BMW 4 Series review - Do chassis tweaks make the 2017 4 Series a real drivers' car? - Ride and handling

The entire 4 Series range is made up of stylish, comfortable and competent models

Evo rating
Price
from £32,335
  • Quality cabin, elegant exterior styling, excellent drivetrains
  • Not the most exciting BMW to drive…

Ride and handling

The new BMW 4 Series is a little bit of a double-edged sword in terms of ride and handling. An increased emphasis on comfort over the preceding E92/E93 3 Series sees the new car lose a little of its dynamic edge. As such, some of the kudos that marked the BMW out as the enthusiasts’ choice has been lost. BMW has reinstated some of that dynamic edge with the facelifted version available from April 2017 onwards. It has uprated suspension components over the older model, but the 4 Series Coupé is still a car that majors on long distance comfort over B-road thrills.

The rough scale of ride comfort in ascending order goes Coupé, Gran Coupé and then Convertible, with the latter proving extremely supple and refined when cruising.

Subscribe to evo magazine

Experience the thrill of driving with evo magazine. Subscribe now and get your first 5 issues for £5 or buy the latest issue in all good newsagents!

Of course, that means the inverse is true of the handling; indeed, a 420d SE Convertible can get very ragged in terms of body control and does understeer if you decide to go to anything like seven-tenths pace. That’s not a huge issue in a four-seat diesel open-top (indeed, in any of the Convertibles), but given that the 4 Series Coupé isn’t the sharpest tool in the box either, it’s indicative of the change of direction beyond just mere badging that the 4 Series has undergone.

One of the best is the manual 440i M Sport Coupé, which manages to just keep its ride on the acceptable side of harsh despite rolling on 19-inch wheels and also proves to be a progressive, entertaining steer. The xDrive system is good technology for a company that has resisted all-wheel drive non-SUVs for so long and it provides the models it is fitted to with huge reserves of grip no matter what the weather – but the driven front axle changes the whole dynamic of the machine. It turns the 4 Series into a passable impression of a well-sorted Audi equipped with quattro. The biggest loser here is the 435d, which can only be had as an xDrive model no matter which body or trim you select.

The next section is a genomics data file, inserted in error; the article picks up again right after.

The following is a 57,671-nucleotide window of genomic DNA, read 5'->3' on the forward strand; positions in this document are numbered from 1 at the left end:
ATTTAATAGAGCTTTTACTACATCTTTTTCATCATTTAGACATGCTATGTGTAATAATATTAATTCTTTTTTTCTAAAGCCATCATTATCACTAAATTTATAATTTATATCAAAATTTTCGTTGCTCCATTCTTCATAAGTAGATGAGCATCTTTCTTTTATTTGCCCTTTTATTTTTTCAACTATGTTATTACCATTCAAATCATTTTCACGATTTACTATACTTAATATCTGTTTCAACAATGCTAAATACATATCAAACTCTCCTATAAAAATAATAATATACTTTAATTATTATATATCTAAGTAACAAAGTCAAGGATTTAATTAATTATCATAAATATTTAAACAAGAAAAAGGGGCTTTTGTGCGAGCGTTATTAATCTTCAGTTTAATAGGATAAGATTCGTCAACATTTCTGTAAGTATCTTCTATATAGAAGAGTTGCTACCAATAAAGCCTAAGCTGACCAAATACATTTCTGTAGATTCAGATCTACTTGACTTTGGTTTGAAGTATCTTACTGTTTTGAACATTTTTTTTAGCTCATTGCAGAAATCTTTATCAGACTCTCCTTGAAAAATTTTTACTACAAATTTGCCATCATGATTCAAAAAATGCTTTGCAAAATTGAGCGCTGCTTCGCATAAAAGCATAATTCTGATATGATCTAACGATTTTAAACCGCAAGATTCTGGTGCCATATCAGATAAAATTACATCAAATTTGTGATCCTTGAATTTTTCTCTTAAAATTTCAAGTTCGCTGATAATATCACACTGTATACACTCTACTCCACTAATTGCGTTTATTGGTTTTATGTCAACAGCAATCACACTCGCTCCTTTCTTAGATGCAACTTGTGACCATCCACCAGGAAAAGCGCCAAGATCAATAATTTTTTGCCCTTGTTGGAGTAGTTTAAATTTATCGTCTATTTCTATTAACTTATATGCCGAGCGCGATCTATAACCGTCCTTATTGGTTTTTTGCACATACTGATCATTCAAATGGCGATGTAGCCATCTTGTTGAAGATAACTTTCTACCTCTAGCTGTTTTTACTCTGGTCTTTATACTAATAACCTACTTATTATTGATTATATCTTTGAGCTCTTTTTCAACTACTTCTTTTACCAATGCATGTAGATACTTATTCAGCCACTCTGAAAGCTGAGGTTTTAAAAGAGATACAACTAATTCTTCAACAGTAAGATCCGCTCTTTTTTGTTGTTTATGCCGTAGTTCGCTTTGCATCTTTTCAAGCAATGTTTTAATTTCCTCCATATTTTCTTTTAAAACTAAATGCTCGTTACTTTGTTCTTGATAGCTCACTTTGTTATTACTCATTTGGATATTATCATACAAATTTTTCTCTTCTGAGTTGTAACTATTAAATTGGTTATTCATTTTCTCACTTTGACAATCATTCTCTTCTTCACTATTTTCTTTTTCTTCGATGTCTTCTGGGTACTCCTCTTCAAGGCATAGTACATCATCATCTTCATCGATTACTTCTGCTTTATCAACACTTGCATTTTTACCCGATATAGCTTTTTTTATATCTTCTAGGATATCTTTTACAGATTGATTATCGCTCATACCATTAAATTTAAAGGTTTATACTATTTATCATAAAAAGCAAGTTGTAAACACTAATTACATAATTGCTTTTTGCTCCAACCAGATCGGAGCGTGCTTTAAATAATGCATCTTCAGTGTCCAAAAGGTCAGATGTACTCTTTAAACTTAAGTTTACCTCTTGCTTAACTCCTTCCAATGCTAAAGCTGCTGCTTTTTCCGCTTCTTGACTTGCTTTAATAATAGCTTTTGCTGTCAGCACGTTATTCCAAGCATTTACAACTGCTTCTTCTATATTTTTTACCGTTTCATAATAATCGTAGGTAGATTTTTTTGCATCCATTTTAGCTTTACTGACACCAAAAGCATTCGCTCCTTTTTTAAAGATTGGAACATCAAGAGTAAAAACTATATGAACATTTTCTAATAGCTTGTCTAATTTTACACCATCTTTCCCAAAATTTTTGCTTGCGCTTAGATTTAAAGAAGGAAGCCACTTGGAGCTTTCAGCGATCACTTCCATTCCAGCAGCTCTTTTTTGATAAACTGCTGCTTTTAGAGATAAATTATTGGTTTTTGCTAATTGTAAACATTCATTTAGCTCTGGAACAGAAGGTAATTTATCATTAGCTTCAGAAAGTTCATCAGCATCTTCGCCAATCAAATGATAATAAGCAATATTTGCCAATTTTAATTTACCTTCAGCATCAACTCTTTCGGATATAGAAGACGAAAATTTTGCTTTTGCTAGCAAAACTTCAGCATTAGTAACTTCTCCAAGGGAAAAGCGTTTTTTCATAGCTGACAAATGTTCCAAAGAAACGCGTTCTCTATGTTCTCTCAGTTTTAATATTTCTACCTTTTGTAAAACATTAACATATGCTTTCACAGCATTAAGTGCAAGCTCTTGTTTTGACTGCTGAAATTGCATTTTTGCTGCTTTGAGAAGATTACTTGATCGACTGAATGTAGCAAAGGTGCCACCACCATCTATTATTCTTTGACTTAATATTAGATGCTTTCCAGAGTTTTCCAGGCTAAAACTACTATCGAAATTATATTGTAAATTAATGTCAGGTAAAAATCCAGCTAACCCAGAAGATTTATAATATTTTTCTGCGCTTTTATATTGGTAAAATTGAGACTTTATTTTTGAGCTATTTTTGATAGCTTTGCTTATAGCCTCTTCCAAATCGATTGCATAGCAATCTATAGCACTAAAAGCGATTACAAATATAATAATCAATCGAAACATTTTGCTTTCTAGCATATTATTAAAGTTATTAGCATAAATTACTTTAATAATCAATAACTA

Advertisement
Advertisement - Article continues below

BMW’s Servotronic steering should be commended though, because as electro-mechanical systems go, it’s pretty feelsome and pleasing to use in the 4 Series. The brakes are also strong across the range, an area that BMW has struggled with in the past.

evo Tip

Unless you live in a very remote area, avoid xDrive four-wheel drive models. While they do indeed possess superb traction and the sort of sure-footedness that would elude the drivers of previous 3 Series incarnations, the driven front axle robs the 4 Series of some of that traditional BMW chassis brilliance. The rear-drive cars are hardly faultless dynamically, but they are a little more engaging than the all-wheel drive versions.

evo Comment

The 4 Series offers up a broad level of driver engagement. A manual 440i M Sport for example can supply a dynamic package that in many ways will leave you wondering why you'd be looking at a full fat M4. Then you have the 435d xDrive M Sport, which is very much on the quick-but-dull path that has been trodden by so many quattro Audi over the years.

It used to be the case that when you drove, say, a 316i version of the E30 3 Series, despite its power deficit you could feel the BMW driving DNA running through it in the same vein as a contemporary M3 – but many of the more basic 4 Series models don’t possess that sparkle.

The convertible in particular is a big let down. Soft in the chassis department, it is difficult to recommend over four-seat open-top models from rivals like Mercedes-Benz or Audi.

Advertisement
Advertisement

Most Popular

Visit/porsche/911/201958/porsche-911-gt3-vs-gt3-rs-vs-gt2-rs-track-battle
Porsche 911

Porsche 911 GT3 vs GT3 RS vs GT2 RS - track battle

Porsche’s GT3, GT3 RS and GT2 RS are the most hardcore of the 911 breed, but pitched head‑to‑head which will we crown champion?
15 Nov 2019
Visit/ferrari/201950/new-ferrari-roma-612bhp-198mph-gt-car-joins-the-range
Ferrari

New Ferrari Roma: 612bhp, 198mph GT car joins the range

Ferrari has expanded its GT car range with the V8 powered Ferrari Roma
14 Nov 2019
Visit/buying-advice/19675/used-car-deals-of-the-week
used cars

Best used cars for sale this week

We’ve delved into the classifieds and chosen our favourite cars for sale this week
15 Nov 2019
Visit/hyundai/i30-n-hatchback/201775/hyundai-i30-n-versus-hyundai-i30-tcr
Hyundai i30 N hatchback

Hyundai i30 N versus Hyundai i30 TCR

Can Dickie Meaden beat Steve Sutcliffe in a straight(ish) race? We sent them to the Circuit Nuvolari with a pair of Hyundai i30 Ns to find out.
20 Sep 2019